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Title: The Convective‐To‐Total Precipitation Ratio and the “Drizzling” Bias in Climate Models

Overestimation of precipitation frequency and duration while underestimating intensity, that is, the “drizzling” bias, has been a long‐standing problem of global climate models. Here we explore this issue from the perspective of precipitation partitioning. We found that most models in the Climate Model Intercomparison Project Phase 5 (CMIP5) have high convective‐to‐total precipitation (PC/PR) ratios in low latitudes. Convective precipitation has higher frequency and longer duration but lower intensity than non‐convective precipitation in many models. As a result, the high PC/PR ratio contributes to the “drizzling” bias over low latitudes. The PC/PR ratio and associated “drizzling” bias increase as model resolution coarsens from 0.5° to 2.0°, but the resolution's effect weakens as the grid spacing increases from 2.0° to 3.0°. Some of the CMIP6 models show reduced “drizzling” bias associated with decreased PC/PR ratio. Thus, more reasonable precipitation partitioning, along with finer model resolution should alleviate the “drizzling” bias within current climate models.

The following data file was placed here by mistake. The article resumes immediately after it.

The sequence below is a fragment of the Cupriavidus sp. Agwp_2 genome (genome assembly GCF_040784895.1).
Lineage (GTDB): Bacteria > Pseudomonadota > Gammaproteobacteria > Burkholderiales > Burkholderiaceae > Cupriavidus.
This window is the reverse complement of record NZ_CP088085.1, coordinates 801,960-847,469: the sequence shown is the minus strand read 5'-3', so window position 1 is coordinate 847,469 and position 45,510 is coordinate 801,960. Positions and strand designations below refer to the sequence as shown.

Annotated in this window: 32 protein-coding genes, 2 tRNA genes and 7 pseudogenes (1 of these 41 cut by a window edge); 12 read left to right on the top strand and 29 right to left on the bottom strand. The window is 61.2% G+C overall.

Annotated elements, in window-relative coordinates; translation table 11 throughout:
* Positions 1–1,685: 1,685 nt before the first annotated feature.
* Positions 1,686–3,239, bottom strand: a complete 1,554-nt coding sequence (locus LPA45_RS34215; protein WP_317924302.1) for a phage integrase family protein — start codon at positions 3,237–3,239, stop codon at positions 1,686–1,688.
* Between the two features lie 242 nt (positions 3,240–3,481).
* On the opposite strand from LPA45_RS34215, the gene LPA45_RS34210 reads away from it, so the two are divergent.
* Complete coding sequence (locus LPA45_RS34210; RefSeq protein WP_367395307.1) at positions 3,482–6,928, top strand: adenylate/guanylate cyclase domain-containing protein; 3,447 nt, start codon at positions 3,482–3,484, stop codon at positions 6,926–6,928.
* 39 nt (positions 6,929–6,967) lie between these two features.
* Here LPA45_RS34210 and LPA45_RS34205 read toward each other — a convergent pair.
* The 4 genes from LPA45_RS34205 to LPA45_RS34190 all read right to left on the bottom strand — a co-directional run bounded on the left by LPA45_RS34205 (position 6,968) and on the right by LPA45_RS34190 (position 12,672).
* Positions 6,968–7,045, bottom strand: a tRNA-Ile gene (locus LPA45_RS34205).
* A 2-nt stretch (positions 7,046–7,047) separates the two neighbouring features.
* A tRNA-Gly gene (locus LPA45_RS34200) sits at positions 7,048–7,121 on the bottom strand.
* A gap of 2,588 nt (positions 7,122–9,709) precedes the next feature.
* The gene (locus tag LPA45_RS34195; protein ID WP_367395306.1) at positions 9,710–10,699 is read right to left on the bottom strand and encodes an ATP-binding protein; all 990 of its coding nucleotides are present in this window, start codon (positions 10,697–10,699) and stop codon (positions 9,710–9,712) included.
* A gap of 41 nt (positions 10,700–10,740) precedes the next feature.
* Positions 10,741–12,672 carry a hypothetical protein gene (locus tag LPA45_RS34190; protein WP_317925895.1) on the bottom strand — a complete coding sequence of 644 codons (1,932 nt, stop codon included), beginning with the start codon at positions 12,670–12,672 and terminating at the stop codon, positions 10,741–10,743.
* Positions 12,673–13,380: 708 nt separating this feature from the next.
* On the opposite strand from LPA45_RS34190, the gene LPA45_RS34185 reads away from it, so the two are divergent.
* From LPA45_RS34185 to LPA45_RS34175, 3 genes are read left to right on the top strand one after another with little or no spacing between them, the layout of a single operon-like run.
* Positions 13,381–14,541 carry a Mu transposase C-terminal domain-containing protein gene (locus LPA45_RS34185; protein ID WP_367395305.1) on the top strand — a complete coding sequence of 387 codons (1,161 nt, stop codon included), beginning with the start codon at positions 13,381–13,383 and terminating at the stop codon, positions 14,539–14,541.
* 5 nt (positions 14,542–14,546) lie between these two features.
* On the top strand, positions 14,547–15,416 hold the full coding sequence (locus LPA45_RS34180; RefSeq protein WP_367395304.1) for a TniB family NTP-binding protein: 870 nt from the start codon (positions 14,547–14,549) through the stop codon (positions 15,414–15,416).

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Award ID(s):
2015780 1743738
Author(s) / Creator(s):
 ;  ;  
Publisher / Repository:
DOI PREFIX: 10.1029
Date Published:
Journal Name:
Journal of Geophysical Research: Atmospheres
Medium: X
Sponsoring Org:
National Science Foundation
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